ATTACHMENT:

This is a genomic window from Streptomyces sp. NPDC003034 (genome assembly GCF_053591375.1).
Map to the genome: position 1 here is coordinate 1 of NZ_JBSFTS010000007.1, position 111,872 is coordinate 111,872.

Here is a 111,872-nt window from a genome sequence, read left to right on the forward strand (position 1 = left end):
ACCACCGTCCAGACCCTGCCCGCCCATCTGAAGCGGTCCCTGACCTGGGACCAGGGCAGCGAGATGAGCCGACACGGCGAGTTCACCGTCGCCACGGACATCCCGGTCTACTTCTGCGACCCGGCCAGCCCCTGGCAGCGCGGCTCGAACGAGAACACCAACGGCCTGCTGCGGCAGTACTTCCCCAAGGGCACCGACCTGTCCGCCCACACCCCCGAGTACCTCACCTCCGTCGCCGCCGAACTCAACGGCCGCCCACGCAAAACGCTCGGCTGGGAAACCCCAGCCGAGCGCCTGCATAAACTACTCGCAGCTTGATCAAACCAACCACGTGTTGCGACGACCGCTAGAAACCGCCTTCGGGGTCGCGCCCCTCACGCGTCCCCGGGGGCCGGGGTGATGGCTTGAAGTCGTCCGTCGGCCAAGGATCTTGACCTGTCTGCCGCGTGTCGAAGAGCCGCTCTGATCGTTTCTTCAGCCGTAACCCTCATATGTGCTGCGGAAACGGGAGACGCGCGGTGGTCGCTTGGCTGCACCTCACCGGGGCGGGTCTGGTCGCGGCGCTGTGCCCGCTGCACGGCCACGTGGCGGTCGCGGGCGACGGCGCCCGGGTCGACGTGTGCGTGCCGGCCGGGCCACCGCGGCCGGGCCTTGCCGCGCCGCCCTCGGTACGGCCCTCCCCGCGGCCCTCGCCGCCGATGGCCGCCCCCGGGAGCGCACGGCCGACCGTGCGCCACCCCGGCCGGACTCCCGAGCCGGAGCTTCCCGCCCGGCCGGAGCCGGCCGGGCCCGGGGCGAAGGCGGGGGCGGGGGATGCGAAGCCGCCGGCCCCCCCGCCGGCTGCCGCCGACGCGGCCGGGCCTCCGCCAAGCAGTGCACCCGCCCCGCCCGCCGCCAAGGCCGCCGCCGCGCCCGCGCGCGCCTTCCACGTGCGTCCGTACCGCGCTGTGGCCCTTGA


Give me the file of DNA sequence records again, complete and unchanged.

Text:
This is a genomic window from Streptomyces sp. NPDC003034 (genome assembly GCF_053591375.1).
Map to the genome: position 1 here is coordinate 1 of NZ_JBSFTS010000007.1, position 111,872 is coordinate 111,872.

Here is a 111,872-nt window from a genome sequence, read left to right on the forward strand (position 1 = left end):
ACCACCGTCCAGACCCTGCCCGCCCATCTGAAGCGGTCCCTGACCTGGGACCAGGGCAGCGAGATGAGCCGACACGGCGAGTTCACCGTCGCCACGGACATCCCGGTCTACTTCTGCGACCCGGCCAGCCCCTGGCAGCGCGGCTCGAACGAGAACACCAACGGCCTGCTGCGGCAGTACTTCCCCAAGGGCACCGACCTGTCCGCCCACACCCCCGAGTACCTCACCTCCGTCGCCGCCGAACTCAACGGCCGCCCACGCAAAACGCTCGGCTGGGAAACCCCAGCCGAGCGCCTGCATAAACTACTCGCAGCTTGATCAAACCAACCACGTGTTGCGACGACCGCTAGAAACCGCCTTCGGGGTCGCGCCCCTCACGCGTCCCCGGGGGCCGGGGTGATGGCTTGAAGTCGTCCGTCGGCCAAGGATCTTGACCTGTCTGCCGCGTGTCGAAGAGCCGCTCTGATCGTTTCTTCAGCCGTAACCCTCATATGTGCTGCGGAAACGGGAGACGCGCGGTGGTCGCTTGGCTGCACCTCACCGGGGCGGGTCTGGTCGCGGCGCTGTGCCCGCTGCACGGCCACGTGGCGGTCGCGGGCGACGGCGCCCGGGTCGACGTGTGCGTGCCGGCCGGGCCACCGCGGCCGGGCCTTGCCGCGCCGCCCTCGGTACGGCCCTCCCCGCGGCCCTCGCCGCCGATGGCCGCCCCCGGGAGCGCACGGCCGACCGTGCGCCACCCCGGCCGGACTCCCGAGCCGGAGCTTCCCGCCCGGCCGGAGCCGGCCGGGCCCGGGGCGAAGGCGGGGGCGGGGGATGCGAAGCCGCCGGCCCCCCCGCCGGCTGCCGCCGACGCGGCCGGGCCTCCGCCAAGCAGTGCACCCGCCCCGCCCGCCGCCAAGGCCGCCGCCGCGCCCGCGCGCGCCTTCCACGTGCGTCCGTACCGCGCTGTGGCCCTTGA